Email marketing can be a highly effective tactic for building brand awareness and generating leads. In the B2B world, email enables companies to create consistent touchpoints with their target audiences and strategically filter prospects through a sales funnel – all while tracking engagement and ROI. However, not all email initiatives are successful. The effort can also annoy your customer base, lead hot prospects to unsubscribe and diminish your credibility or brand value.
While there are numerous ways B2B companies can utilize email, a newsletter is generally a great place to start. It serves as a platform for increasing education and thought leadership while including a subtler, softer sales message (which means people will look forward to receiving your newsletter because it’s not just a blanket sales pitch or advertisement).
According to the Content Marketing Institute, 81% of B2B marketers use e-newsletters and 31% find e-newsletters to be most effective at nurturing leads. Further, the Direct Marketing Association found that for every $1 spent on email marketing, $41 is the average return, making for an impressive ROI.
Sounds great, right? To get these results and avoid the Scarlet S (spammer), it’s vital to follow best practices.
Take Care with Subject Lines
Your subject line is the sole determiner as to whether or not recipients will open your newsletter (assuming it lands in their inbox). Straightforward statements that are descriptive of the newsletter content tend to work best, as opposed to gimmicky or complicated statements that can be deemed as clickbait. Sometimes a pun or a creative play on words will generate interest, but that move can be risky because many folks get an onslaught of emails daily. They may not understand the catch immediately, or they may simply be too busy and delete.
A preheader is the summary text that follows the subject line when an email is viewed in an inbox. This is your second chance to entice the recipient. Typically 50 to 100 characters in length, you will commonly see logistical messages like “click here if you are having trouble viewing this email.” While it’s important to provide an HTML viewer option, this specific location represents critical newsletter real estate that can be used to promote the content and intrigue recipients to click. Here, you should carry on the story of your subject line, teasing to a specific hook or incentive within the newsletter.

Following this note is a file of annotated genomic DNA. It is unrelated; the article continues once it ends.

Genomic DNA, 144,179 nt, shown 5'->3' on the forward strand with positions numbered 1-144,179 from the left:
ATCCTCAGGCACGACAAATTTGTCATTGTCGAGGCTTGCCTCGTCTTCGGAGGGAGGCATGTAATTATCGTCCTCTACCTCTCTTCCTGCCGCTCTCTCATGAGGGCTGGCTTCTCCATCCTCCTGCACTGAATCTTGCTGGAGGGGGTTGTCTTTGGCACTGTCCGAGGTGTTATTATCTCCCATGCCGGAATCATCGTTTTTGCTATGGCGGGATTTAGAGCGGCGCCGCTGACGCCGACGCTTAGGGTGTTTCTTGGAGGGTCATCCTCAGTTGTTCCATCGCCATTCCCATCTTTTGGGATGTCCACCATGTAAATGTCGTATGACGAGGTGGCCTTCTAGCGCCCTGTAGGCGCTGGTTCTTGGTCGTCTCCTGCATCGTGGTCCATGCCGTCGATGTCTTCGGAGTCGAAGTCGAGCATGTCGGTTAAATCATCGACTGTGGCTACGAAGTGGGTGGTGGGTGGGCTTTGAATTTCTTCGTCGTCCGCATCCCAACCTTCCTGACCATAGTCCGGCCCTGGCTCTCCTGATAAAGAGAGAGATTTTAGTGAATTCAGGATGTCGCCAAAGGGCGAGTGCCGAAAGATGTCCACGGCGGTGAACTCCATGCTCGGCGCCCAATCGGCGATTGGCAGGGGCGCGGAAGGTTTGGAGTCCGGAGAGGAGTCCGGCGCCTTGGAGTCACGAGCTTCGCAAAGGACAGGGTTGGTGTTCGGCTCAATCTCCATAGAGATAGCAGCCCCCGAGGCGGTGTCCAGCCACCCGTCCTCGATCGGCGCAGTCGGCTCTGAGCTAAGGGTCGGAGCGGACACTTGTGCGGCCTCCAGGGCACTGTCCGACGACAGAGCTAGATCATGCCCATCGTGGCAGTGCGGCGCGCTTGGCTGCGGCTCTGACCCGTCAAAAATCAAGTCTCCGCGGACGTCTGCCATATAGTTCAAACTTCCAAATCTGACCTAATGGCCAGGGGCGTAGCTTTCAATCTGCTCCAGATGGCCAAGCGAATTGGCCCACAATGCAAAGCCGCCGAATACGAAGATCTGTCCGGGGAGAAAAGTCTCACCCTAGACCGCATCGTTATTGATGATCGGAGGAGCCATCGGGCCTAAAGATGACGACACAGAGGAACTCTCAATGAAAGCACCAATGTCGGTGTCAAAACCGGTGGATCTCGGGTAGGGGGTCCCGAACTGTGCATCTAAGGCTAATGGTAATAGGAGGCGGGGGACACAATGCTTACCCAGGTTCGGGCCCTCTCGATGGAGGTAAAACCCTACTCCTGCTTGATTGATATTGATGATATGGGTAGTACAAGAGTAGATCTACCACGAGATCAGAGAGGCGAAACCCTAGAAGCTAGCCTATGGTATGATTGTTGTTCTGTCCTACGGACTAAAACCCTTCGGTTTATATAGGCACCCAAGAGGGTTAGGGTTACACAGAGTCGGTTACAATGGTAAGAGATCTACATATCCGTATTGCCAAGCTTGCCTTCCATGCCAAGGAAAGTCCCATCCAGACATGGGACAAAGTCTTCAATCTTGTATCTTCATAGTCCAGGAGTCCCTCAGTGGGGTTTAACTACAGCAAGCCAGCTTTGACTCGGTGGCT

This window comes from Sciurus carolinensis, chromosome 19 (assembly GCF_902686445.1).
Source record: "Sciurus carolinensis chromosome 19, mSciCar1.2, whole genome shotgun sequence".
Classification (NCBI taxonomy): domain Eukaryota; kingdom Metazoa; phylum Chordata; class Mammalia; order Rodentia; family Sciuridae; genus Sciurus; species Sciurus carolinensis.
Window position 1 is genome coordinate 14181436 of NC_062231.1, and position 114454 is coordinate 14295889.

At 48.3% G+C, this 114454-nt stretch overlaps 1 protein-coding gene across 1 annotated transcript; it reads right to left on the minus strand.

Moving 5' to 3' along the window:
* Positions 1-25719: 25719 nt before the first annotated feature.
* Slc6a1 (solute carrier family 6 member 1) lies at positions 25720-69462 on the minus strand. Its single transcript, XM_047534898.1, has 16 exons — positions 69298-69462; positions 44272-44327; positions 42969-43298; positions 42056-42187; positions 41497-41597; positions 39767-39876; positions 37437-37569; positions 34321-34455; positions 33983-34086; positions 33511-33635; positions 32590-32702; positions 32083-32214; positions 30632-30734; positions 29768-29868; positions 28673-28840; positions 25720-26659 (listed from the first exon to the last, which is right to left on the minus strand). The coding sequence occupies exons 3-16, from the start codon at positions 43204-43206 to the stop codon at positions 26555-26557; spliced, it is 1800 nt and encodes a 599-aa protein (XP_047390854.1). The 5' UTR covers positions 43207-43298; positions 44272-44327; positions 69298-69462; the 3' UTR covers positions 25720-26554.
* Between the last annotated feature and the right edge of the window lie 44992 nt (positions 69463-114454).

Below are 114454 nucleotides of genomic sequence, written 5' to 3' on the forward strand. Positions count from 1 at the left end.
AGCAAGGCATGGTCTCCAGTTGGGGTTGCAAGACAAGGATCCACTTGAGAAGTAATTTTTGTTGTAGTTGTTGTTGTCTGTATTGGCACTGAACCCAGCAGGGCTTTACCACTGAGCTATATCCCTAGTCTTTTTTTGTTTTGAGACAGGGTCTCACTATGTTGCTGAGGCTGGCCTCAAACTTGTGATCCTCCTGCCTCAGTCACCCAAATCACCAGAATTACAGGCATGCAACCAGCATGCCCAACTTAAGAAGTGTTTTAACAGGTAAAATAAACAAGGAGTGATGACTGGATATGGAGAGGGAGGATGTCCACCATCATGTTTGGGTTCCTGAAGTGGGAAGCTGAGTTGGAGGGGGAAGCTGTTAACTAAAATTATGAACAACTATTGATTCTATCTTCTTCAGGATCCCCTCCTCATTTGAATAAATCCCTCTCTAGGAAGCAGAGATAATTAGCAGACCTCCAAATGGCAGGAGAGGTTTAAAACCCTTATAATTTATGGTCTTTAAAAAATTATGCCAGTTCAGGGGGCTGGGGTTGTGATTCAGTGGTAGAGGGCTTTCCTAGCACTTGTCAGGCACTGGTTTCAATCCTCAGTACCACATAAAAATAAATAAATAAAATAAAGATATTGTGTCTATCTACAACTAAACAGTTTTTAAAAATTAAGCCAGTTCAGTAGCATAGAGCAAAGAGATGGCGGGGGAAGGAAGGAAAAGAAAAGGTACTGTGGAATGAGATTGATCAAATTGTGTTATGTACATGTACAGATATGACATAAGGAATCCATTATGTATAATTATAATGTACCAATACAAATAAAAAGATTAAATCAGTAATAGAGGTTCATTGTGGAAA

Get Visual (Carefully)
Don’t underestimate the power of visuals! Using videos, photos, graphics and even gifs greatly aid the process of storytelling, driving sales and educating the recipient about your company, services or products.
However, it’s important to be mindful when incorporating visuals because there are numerous reasons why email programs flag newsletters as spam. For instance, high-resolution images or an abundance of images increase load time and may send your newsletter to junk. You also have to be careful in balancing images with text. Emails may be deemed suspicious if they lack any text and just include a giant graphic. For the best results, optimize all images for the web and increase your text-to-image ratio by adding more copy to the email introduction, footer and call-to-action (CTA).
Insert a Call-to-Action
Once armed with the knowledge in the newsletter, what do you want the recipient to do? A clear CTA directs the recipient to take a specific action. For instance, you can send readers to a specific portion of your website, enable them to buy products or services, offer a complimentary incentive or join an exclusive group. Also, be cautious of inserting multiple CTAs into a single newsletter, which can overwhelm or confuse the reader, or negate the overall impact.
Test it Out
While you can’t prevent all email newsletters from going into the spam box (due to the recipient’s individual email settings), you can take steps to maximize your chances. Most popular email marketing platforms have standard testing capabilities built into the service – you just have to use them. Aggressive email marketers can rely on services like Litmus, which offer substantial testing and optimization capabilities.
After you’ve sent out a newsletter, it’s important to review the analytics. Assess when it’s getting opened, by whom, what’s getting clicked on the most and what’s not. These results allow you to see what your audience is most intrigued by, helping you adjust the next newsletter with your audience’s interests at heart.
People are getting more and more emails daily, making it tougher to stand out. Companies that rely on best practices and take care to develop and test engaging content will rise to the top of the inbox. For additional information on enhancing your email marketing, visit: